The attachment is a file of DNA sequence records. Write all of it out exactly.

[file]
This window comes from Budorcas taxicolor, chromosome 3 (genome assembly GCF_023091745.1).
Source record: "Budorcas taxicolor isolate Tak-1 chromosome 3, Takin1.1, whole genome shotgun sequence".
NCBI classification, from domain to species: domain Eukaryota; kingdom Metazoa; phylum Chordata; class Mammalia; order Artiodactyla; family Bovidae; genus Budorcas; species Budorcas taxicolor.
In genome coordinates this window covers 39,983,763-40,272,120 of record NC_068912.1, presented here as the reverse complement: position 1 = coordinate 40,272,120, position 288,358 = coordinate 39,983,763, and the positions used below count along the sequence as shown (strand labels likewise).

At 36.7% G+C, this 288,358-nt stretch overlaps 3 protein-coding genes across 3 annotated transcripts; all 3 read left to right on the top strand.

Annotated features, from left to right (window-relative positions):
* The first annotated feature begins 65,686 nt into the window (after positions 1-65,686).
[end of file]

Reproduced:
This window comes from Budorcas taxicolor, chromosome 3 (genome assembly GCF_023091745.1).
Source record: "Budorcas taxicolor isolate Tak-1 chromosome 3, Takin1.1, whole genome shotgun sequence".
NCBI classification, from domain to species: domain Eukaryota; kingdom Metazoa; phylum Chordata; class Mammalia; order Artiodactyla; family Bovidae; genus Budorcas; species Budorcas taxicolor.
In genome coordinates this window covers 39,983,763-40,272,120 of record NC_068912.1, presented here as the reverse complement: position 1 = coordinate 40,272,120, position 288,358 = coordinate 39,983,763, and the positions used below count along the sequence as shown (strand labels likewise).

At 36.7% G+C, this 288,358-nt stretch overlaps 3 protein-coding genes across 3 annotated transcripts; all 3 read left to right on the top strand.

Annotated features, from left to right (window-relative positions):
* The first annotated feature begins 65,686 nt into the window (after positions 1-65,686).